On the whole all that can be said is that at the time stated some important native family, native because of the method of burial and of the rites used, was buried here.  The tombs are, if not exactly contemporary, certainly not more than 25 to 30 years apart in age and, for reasons which we are unlikely ever to discover, the site was not in use as a burial ground at any other time, either before or after the erection of these barrows which we have been discussing.


Leaving the hills, we may now turn to the general occupation of the site.  There is evidence of four buildings of the Romano British period within a radius of a mile and of these three were dug by the orders of, and to a certain extent under the supervision of, RC Neville in the middle of the last century.  I cannot do better than quote the remarks of Professor Haverfield about them:  they contain, he said, little beyond apartments for heating and bathing.  Similar small houses have been found elsewhere in southern Britain; it is conceivable that they originally included rooms built in wood or clay, which have now vanished, besides the stone-built rooms intended for fires and heating, which have alone survived.


The Bartlow house was excavated in 1853 (perhaps not fully).  The block 43 feet by 48 feet contained in the north half two heated rooms and their furnaces, the south half was rougher and less habitable.  The floors of the rooms were simple and the walls adorned by the usual stucco.  An adjacent structure contained two small tanks, possibly for drinking purposes or for washing wool and the like.  The coins found indicated a long occupation.


The dwelling between Bartlow and Hadstock was larger.  The block 60 feet by 85 feet contained hypocausts with bathrooms at the north end and less substantial structures or yards at the south end.  Three bathrooms were traceable, but one of them had been built in place of another.  The small finds and coins showed a range of occupation from 250 to 370 AD.


The third building, near Copt Hill, was a small block 17 feet by 52 feet, of which the North part was heated, while two(?) rooms were outbuildings or yards; trenching showed no traces of other stone foundations round it.


No actual remains of the fourth house have survived, but the old gravel pit on the east of the road just to the north of Bartlow station has produced its rubbish pits, filled chiefly with broken pottery and oyster shells and it must have stood somewhere near the present actual course of the road.  Since fairly extensive digging close by has failed to reveal any traces of walls one may probably conclude that the building was not large enough to overlap the combined areas of the pit itself and the road, as these sites alone have remained unexplored or have been so much dug down as to have removed all possible remains.


In addition to these buildings, actual or presumed, there is an old earthwork running for about 350 yards parallel to the stream and some 30 yards south of it (termination at present in the rookery at its eastern end and opposite the gardener’s cottage at its western).  According to Gage, it had an extension at the western end which looked in his day as though it made a rectangular enclosure, in this enclosure was a small mound, which he dug without finding anything.  What, if anything, this may signify, we do not know; the bank itself is of the usual Celtic-Romano British type, having a flint core with a turf covering.  The simplest explanation seems to be that it was virtually a wall to the farmyard or home paddock of the two buildings previously mentioned.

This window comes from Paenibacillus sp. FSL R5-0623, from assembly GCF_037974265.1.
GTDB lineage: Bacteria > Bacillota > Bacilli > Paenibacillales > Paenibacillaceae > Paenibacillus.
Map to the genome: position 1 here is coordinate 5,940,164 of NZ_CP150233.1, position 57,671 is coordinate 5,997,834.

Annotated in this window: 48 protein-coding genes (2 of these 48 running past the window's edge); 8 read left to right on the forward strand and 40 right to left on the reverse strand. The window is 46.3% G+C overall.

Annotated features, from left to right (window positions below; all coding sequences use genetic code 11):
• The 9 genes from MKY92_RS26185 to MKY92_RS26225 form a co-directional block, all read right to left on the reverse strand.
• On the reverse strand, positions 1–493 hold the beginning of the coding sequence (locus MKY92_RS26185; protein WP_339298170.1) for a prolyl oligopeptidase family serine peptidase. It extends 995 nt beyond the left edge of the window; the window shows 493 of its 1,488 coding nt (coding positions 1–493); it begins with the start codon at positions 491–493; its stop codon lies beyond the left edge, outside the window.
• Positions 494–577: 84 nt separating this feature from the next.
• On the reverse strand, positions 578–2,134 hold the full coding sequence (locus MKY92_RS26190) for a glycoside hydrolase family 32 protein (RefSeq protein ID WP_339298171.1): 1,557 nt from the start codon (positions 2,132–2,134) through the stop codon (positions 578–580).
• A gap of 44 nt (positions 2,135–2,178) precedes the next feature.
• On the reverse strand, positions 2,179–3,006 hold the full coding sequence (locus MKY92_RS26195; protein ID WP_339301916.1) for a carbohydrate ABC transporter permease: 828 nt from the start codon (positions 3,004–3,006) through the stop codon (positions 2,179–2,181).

If we now consider the small objects found in this area since 1900 I think we can discuss them as a whole.  The excavations took place a long time ago and no efforts were made to preserve any actual traces on the ground, no objects of particular interest, rarity or intrinsic value are mentioned and no doubt any small things which took Mr Neville’s fancy were removed to Audley End.  I do not think that we can assume that any essentially valuable evidence has in fact been destroyed. 


Taken as a whole the small things found have without exception fitted in precisely with an ordinary humdrum Romano British site occupied by a farming population during the third and fourth centuries.


A thimble, some bodkins, an ivory hairpin or two; scraps of a bracelet, small unassignable fragments of Samian; pieces of smotherkiln ware from near Peterboroough, with an occasional base or rim.  Further quantities of larger and coarser pottery both brown and black.


A rubbish pit containing ox and goat bones and the greater part of the skeleton of a woman – it is curious how casual the Romano Britons were about the disposal of surplus bodies.


An iron cramp, tiles and a few tesserae, I think complete the list.  It can be increased, as I know, by digging: especially on the site in the park (Neville’s dig of 1853), but there are small grounds for supposing that anything is likely to appear which will not fit in with what has already come to light.


Finally, we come to the coins: and it is worthy of note as a proof of the very exhaustive nature of the surface excavation and search that no less than thirteen comparatively uncommon English coins have been found, although Dr Palmer will probably tell you that this village was not in those days at all large or important and although it was customary for our Teutonic ancestors either to have less money or to look after it better than their Celtic forerunners.


These coins are

            Henry III            one penny                                                         1

            Edward III          one groat, one silver penny and one penny           3

            Venetian           14th century                                                       1

            Elizabeth           one silver penny                                     1

            James I             sixpence                                                           1

            Charles I           farthing                                                              1